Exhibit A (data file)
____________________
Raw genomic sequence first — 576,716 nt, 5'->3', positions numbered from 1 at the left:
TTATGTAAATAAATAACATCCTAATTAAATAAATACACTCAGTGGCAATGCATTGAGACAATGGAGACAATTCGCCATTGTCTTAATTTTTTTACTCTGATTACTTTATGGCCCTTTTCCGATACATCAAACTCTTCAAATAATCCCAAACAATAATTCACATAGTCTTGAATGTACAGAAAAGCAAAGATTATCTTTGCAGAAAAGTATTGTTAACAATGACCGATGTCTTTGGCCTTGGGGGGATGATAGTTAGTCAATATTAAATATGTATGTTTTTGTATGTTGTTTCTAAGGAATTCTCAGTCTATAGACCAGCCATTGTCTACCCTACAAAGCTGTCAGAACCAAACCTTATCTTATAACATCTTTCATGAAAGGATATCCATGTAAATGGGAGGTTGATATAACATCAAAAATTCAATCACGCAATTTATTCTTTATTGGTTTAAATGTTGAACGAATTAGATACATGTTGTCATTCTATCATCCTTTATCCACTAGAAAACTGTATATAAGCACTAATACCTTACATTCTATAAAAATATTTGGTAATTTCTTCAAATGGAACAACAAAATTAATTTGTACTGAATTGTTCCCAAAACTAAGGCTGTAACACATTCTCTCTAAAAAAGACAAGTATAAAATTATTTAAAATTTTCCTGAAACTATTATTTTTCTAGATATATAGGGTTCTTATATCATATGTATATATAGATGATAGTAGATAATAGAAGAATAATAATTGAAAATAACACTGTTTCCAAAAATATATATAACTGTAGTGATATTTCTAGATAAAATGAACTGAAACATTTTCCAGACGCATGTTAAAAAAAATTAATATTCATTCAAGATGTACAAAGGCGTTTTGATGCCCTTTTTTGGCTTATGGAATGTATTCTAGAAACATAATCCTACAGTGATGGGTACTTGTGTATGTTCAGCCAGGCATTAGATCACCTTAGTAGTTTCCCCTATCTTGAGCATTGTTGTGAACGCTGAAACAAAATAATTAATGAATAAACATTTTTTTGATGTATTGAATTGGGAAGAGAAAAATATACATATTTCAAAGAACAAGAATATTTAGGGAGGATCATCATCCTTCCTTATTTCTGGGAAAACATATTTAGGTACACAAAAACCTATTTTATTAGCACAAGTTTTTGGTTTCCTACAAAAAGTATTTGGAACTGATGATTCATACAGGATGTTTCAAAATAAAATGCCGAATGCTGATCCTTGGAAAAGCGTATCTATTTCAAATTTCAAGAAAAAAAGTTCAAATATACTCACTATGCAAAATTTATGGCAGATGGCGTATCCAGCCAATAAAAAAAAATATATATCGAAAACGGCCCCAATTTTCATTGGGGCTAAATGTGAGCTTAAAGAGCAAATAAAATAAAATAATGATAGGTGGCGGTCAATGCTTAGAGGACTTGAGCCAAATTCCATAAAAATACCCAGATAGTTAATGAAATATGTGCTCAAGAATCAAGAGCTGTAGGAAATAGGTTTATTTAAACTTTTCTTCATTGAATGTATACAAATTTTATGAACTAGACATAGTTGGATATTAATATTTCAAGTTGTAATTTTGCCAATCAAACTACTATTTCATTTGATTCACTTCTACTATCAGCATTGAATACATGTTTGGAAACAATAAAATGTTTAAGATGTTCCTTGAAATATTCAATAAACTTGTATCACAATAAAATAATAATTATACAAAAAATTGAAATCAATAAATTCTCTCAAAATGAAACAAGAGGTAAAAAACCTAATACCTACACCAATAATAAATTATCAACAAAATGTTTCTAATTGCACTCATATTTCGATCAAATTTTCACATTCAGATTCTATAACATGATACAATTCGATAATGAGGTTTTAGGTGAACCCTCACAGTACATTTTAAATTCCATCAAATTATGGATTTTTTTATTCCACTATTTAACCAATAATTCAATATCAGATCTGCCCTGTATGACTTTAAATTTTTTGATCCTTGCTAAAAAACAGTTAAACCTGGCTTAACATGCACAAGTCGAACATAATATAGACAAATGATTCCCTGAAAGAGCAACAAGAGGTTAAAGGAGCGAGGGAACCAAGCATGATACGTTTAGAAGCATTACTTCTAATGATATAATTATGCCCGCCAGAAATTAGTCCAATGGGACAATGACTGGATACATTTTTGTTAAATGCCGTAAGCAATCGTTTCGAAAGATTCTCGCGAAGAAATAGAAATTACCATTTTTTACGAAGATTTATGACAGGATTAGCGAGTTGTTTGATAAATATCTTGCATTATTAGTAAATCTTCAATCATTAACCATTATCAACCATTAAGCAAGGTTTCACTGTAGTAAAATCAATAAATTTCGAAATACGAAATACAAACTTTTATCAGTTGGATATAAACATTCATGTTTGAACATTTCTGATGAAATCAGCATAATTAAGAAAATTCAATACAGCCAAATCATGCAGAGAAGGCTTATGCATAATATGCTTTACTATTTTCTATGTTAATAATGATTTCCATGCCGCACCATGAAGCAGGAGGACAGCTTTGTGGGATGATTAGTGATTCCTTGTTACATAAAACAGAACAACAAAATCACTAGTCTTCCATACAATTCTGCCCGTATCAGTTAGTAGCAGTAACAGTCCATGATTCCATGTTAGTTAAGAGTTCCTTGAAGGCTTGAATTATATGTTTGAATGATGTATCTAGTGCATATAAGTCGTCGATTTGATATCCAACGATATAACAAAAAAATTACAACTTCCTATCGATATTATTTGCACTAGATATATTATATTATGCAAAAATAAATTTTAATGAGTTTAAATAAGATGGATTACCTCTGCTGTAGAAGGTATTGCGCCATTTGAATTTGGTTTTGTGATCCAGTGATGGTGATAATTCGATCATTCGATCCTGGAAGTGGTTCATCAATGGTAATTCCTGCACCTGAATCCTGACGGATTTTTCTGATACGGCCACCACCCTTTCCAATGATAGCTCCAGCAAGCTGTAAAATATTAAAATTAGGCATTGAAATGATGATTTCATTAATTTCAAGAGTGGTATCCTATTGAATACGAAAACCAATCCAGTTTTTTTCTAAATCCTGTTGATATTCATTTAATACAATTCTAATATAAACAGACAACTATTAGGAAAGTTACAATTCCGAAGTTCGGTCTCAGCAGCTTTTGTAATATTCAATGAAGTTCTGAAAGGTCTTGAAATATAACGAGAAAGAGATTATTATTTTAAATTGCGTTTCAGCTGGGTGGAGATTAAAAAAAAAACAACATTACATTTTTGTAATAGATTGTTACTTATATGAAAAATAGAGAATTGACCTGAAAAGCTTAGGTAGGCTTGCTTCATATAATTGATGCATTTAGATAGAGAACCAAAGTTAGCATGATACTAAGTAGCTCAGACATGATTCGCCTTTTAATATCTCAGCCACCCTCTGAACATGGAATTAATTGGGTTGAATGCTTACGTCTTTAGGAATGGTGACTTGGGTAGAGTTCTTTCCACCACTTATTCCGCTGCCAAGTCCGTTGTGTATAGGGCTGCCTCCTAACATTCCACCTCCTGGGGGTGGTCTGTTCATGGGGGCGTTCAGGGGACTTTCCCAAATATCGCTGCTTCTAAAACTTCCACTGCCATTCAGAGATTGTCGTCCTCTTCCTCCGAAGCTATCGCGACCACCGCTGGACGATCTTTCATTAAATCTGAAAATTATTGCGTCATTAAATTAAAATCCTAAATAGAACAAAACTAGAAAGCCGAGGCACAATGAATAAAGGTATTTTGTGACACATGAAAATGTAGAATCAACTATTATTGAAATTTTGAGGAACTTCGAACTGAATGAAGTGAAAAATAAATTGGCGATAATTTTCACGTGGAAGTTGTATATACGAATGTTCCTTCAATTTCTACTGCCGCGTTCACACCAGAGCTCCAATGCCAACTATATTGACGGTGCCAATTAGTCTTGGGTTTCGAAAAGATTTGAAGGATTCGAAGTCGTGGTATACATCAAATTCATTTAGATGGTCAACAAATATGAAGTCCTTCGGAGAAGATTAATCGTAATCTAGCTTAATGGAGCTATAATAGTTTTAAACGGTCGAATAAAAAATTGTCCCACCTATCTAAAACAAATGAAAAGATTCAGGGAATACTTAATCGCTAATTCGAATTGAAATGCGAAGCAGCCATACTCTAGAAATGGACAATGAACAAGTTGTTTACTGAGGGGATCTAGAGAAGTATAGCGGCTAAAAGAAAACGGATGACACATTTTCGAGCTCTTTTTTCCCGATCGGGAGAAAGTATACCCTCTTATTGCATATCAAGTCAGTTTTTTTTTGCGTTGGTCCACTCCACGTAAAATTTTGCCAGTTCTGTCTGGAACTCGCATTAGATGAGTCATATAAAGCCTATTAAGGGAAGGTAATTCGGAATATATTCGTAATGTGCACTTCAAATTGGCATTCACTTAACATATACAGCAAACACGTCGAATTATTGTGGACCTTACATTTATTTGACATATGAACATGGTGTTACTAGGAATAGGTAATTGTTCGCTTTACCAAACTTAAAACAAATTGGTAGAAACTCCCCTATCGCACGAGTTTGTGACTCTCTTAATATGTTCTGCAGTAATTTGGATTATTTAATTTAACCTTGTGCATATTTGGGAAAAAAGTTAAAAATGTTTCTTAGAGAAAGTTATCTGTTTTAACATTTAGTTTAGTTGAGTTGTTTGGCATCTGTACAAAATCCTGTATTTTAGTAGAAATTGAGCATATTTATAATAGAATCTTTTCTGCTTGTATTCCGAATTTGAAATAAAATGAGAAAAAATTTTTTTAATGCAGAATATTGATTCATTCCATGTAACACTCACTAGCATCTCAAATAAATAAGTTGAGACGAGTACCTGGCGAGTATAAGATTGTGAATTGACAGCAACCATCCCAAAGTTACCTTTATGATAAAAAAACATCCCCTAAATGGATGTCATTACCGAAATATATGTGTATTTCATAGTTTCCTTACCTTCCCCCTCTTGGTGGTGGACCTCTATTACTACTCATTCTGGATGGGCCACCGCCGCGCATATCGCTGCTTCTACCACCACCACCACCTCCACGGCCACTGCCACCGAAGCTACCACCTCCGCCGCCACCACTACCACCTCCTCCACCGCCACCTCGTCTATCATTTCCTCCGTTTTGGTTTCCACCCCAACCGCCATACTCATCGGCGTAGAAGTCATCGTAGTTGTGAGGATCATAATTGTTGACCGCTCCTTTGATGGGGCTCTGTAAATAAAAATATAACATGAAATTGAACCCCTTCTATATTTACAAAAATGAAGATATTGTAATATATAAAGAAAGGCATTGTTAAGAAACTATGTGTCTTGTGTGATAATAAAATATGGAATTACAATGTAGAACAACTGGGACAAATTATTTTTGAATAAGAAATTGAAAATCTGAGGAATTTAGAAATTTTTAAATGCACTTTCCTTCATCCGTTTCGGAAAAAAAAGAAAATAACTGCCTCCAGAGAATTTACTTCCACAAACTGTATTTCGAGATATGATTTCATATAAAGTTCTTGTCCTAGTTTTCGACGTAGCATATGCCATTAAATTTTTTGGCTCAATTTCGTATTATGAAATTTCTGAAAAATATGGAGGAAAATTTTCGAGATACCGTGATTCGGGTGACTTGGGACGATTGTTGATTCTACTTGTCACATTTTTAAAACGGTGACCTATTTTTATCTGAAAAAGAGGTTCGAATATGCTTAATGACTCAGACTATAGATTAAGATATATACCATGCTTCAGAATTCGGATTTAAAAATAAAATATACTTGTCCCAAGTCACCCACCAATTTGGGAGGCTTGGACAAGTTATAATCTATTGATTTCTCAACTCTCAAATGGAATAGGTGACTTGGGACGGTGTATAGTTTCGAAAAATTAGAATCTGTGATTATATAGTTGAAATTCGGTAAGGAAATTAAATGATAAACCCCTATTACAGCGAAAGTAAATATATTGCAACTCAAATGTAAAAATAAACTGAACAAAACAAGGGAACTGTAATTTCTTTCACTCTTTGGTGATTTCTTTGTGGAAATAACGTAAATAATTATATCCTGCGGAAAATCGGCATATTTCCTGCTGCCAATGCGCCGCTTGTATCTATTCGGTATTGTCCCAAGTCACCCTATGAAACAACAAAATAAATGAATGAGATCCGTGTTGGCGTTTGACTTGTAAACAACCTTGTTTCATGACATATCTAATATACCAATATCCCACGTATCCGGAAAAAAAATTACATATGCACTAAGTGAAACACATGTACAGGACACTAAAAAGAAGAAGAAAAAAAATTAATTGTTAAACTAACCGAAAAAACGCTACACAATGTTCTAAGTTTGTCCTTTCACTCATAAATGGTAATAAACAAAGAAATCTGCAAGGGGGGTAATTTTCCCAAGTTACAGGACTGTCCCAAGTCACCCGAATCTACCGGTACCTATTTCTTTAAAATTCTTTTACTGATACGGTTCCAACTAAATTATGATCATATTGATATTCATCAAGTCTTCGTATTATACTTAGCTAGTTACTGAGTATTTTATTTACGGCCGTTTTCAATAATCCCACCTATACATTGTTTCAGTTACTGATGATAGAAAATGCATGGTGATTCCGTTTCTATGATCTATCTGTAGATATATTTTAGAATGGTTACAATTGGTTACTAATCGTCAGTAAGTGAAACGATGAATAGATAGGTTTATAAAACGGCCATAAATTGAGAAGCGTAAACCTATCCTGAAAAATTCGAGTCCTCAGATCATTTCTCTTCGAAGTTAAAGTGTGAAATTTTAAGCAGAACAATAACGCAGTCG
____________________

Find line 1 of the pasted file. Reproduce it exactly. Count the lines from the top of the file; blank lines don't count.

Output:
Raw genomic sequence first — 576,716 nt, 5'->3', positions numbered from 1 at the left: